Sarah: Because clearly it’s not a matter of whether actors deserve fair wages.
Jocelyn: It’s not just about talent. I don’t even know what talent is...In New York, you basically have a pool of performers who do a lot of research by seeing [shows], communicating with their collaborators, making space and time to contribute their ideas, and then using their mind, body and voice to communicate those ideas to an audience—that is talent. And when people have been doing this for years, that talent grows and accumulates, becoming more complex and intricate. Just like at any job, people gain experience and their talent grows. We should value the accumulation of that experience. And producers should be finding space and ways to compensate that skillset. I tend to think of talent less as something innate, but more as something you develop.
Sarah: As you reflect back on producing Stet, what did you learn from staging such contentious subject matter? Did it defy your expectations for how audiences would receive it?
Jocelyn: I don’t know if I can totally separate it from being a performer because that was such an intricate part of being a producer on it. From the beginning, I knew I wanted an “unlikeable character,” an “unlikeable woman lead.” [Kim Davies, the playwright] questioned the use of the word unlikeable, which I appreciate. [My] character...atwas complicated! And in some ways, that still translates as unlikeable. I think I learned that even in creating a character that was “unlikeable,” as an actor, I strove to make her likeable. It’s like I had an instinct reflex that I had to fight.
Political theatre is really interesting to me. And we abhor it in New York. We skirt it so quickly because we equate political theatre with didacticism, and we want to be cooler than that, right? I’m always looking to play devil’s advocate and I think theatre is inherently moral in a lot of ways. I think we’re always espousing some sort of moral concept, whether we’re overt about it or not. And I wanted [Stet] to play more on the overt side of things. I think it’s very challenging with something like this because you can’t avoid that.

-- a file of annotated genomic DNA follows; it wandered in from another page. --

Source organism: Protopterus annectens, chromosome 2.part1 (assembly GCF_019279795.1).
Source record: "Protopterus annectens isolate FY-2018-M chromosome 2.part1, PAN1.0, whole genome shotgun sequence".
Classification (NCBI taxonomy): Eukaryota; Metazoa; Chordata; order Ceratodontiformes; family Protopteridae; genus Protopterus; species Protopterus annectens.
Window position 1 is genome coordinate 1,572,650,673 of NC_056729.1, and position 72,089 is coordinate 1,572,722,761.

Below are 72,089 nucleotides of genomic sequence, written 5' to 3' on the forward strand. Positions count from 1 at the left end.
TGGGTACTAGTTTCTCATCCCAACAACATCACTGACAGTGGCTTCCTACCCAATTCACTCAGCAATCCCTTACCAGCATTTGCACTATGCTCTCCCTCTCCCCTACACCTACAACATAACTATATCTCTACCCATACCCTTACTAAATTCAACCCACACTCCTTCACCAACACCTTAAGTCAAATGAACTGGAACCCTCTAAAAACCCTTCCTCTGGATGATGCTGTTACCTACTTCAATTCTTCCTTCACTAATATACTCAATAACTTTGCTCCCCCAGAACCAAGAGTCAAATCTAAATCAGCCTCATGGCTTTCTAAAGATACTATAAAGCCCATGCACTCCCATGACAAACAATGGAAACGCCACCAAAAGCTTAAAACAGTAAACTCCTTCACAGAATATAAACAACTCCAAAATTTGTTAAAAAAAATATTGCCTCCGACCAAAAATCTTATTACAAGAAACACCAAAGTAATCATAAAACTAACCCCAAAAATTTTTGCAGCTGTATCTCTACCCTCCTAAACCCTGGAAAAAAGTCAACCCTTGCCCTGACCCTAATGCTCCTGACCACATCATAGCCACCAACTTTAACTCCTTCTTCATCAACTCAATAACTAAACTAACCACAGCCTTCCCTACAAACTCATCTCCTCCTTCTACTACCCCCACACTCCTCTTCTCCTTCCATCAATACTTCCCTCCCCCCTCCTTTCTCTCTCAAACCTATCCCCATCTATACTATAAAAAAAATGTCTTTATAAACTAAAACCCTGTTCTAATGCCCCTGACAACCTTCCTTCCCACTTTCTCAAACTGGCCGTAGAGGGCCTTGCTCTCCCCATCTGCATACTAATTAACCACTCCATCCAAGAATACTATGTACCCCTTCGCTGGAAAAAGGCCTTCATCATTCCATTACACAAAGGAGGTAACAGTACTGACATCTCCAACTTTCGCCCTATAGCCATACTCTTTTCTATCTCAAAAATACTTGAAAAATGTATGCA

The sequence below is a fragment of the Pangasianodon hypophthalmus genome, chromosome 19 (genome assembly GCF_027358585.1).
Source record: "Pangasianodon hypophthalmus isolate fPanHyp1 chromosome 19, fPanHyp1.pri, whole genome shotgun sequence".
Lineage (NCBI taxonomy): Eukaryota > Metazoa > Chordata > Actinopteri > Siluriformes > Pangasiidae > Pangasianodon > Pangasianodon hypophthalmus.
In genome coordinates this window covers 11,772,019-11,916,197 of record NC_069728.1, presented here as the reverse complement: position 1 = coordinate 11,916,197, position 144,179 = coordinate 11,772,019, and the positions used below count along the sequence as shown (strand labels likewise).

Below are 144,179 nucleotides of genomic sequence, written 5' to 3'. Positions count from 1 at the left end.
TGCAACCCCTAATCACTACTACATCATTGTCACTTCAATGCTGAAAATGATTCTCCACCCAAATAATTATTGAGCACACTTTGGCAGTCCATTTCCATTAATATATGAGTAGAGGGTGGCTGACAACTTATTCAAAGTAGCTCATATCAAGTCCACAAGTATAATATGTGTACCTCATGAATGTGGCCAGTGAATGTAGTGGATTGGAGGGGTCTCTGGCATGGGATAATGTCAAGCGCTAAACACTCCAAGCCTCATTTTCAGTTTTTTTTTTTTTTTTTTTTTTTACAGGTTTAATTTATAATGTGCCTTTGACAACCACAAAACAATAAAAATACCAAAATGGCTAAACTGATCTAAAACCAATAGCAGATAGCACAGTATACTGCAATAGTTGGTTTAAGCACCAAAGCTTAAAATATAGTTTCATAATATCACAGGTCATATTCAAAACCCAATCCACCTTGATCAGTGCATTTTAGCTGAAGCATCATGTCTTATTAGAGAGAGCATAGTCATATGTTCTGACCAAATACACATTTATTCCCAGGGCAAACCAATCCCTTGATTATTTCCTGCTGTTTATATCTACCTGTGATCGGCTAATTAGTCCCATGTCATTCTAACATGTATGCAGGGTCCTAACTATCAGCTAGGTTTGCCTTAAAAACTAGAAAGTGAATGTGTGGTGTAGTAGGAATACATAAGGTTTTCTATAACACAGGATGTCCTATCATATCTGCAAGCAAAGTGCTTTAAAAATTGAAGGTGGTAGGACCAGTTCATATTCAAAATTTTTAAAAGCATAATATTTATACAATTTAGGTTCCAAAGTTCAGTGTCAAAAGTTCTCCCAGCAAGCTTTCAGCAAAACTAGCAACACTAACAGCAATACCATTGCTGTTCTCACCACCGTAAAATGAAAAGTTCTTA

Sarah: Each Muse Project actress will be developing her own show around her own interests, so perhaps not all of Muse’s projects will be so politically charged?
Jocelyn: People are really drawn to saying something about the experience of being a woman. Which is interesting because of where we are in time and space right now; it automatically becomes political. We tend not to see the stories of people of color as just stories. I feel we still culturally see them as having a cause.
It’s asking for a lot of self-awareness. I’m asking for people to be brave. I’m asking people to put themselves out there and deal with backlash if there is backlash. I want to make it OK to fail forward. The idea to do whatever you want feels like, “Oh god, I better make this perfect and amazing, or I’ll miss this opportunity!” But for [Muse], it’s just the beginning of that. It’s asking people to push through that, and make a lot of mistakes. It’s about taking responsibility for your own voice when you’ve been told not to...The secret is: that’s what actors want to do! I think women actors became actors because they have things to say. So what we’re asking goes right to the heart of that.
Since the interview, Actors' Equity Association and the League of Off-Broadway Theatres and Producers have reached an agreement on wage increases for Off-Broadway actors and stage manager.